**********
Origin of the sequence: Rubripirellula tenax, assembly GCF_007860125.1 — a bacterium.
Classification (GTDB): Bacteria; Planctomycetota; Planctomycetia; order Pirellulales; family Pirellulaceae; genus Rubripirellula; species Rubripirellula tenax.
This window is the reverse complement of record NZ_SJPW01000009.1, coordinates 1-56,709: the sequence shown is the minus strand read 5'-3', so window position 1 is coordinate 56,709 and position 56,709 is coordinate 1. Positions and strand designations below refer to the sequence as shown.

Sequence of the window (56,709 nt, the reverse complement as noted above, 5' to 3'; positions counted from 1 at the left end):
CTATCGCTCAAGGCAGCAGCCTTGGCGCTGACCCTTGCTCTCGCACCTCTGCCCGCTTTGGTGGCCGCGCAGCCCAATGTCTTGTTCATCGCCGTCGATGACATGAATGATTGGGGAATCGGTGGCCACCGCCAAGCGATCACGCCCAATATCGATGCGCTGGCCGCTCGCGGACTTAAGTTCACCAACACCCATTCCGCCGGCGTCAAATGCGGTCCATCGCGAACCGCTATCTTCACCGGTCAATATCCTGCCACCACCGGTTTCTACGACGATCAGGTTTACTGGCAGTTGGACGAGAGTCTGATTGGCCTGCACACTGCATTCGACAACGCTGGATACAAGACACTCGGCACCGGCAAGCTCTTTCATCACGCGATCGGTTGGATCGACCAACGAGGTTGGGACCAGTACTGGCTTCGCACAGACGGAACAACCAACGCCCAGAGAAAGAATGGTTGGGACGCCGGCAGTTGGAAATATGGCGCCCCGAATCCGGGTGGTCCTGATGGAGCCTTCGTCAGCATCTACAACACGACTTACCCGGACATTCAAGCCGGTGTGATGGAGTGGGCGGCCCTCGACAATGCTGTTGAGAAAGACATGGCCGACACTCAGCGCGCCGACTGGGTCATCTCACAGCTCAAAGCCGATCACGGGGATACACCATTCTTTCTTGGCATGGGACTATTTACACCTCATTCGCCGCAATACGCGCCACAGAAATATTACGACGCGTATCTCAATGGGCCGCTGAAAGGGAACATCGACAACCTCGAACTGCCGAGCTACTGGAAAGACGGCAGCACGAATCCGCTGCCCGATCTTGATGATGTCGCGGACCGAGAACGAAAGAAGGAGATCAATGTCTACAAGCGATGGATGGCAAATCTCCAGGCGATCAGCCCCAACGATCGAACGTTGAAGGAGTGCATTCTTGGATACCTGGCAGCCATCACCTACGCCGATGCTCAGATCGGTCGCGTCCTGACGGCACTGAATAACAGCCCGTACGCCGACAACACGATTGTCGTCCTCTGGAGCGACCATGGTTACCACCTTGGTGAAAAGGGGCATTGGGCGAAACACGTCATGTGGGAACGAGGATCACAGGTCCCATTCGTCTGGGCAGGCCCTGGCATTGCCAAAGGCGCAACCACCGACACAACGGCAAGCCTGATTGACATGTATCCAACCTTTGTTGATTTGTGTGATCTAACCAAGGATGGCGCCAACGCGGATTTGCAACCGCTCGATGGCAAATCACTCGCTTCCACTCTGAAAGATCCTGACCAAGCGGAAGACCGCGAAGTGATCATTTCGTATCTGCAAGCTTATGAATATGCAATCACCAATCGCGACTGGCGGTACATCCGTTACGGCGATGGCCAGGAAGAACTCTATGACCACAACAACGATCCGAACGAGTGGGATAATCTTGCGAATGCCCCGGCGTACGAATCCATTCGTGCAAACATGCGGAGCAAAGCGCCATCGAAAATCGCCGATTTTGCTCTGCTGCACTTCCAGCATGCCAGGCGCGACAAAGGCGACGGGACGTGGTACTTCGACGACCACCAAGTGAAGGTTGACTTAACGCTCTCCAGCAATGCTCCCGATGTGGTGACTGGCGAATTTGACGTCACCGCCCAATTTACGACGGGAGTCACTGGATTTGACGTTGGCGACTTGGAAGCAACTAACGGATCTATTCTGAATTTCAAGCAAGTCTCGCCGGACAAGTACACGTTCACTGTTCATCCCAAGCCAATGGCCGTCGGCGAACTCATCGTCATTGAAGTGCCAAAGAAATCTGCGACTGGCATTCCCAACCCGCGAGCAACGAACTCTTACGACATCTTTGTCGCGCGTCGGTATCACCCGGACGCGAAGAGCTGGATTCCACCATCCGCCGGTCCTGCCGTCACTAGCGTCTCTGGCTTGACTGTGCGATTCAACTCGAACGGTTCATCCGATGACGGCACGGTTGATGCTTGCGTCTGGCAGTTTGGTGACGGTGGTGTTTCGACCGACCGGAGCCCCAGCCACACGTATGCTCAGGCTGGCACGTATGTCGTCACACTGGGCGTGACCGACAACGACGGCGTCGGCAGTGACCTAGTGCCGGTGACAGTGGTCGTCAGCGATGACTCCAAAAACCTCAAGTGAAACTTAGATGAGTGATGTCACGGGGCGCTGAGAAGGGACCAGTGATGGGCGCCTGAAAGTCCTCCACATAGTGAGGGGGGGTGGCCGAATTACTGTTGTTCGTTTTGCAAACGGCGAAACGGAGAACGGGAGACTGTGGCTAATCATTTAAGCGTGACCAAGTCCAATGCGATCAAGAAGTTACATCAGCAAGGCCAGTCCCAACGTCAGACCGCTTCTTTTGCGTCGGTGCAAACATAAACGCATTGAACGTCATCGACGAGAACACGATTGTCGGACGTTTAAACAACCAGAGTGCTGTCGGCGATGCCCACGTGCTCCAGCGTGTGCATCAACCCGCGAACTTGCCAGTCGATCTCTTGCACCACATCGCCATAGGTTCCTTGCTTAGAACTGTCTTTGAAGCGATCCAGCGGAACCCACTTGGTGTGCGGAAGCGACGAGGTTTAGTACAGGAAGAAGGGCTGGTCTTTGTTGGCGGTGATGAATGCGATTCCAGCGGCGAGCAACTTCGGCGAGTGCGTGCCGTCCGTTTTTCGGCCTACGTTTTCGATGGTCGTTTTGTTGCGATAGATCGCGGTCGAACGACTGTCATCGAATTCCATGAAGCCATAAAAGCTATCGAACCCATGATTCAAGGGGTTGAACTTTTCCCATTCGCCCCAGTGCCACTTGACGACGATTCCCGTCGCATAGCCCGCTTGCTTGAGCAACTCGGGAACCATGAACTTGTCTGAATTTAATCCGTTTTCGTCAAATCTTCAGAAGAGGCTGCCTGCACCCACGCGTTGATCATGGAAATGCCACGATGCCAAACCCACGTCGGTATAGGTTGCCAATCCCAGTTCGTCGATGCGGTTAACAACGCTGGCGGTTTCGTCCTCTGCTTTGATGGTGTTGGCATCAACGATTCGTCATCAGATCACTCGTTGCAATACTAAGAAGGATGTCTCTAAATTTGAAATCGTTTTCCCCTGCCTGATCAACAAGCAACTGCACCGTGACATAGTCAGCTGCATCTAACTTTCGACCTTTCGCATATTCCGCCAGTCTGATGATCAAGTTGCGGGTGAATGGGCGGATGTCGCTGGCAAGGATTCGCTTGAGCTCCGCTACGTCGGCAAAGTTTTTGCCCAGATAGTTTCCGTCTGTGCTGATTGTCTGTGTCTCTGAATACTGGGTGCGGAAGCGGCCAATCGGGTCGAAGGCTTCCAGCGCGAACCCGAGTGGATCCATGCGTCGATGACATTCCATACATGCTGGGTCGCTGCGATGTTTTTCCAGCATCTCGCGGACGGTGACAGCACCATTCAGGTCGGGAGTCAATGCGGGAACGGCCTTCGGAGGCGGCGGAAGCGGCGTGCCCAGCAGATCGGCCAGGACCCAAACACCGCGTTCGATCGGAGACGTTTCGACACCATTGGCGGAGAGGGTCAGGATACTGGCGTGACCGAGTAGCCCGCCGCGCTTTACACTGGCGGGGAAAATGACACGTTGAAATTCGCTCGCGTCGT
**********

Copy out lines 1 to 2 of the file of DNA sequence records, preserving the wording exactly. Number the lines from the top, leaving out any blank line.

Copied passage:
Origin of the sequence: Rubripirellula tenax, assembly GCF_007860125.1 — a bacterium.
Classification (GTDB): Bacteria; Planctomycetota; Planctomycetia; order Pirellulales; family Pirellulaceae; genus Rubripirellula; species Rubripirellula tenax.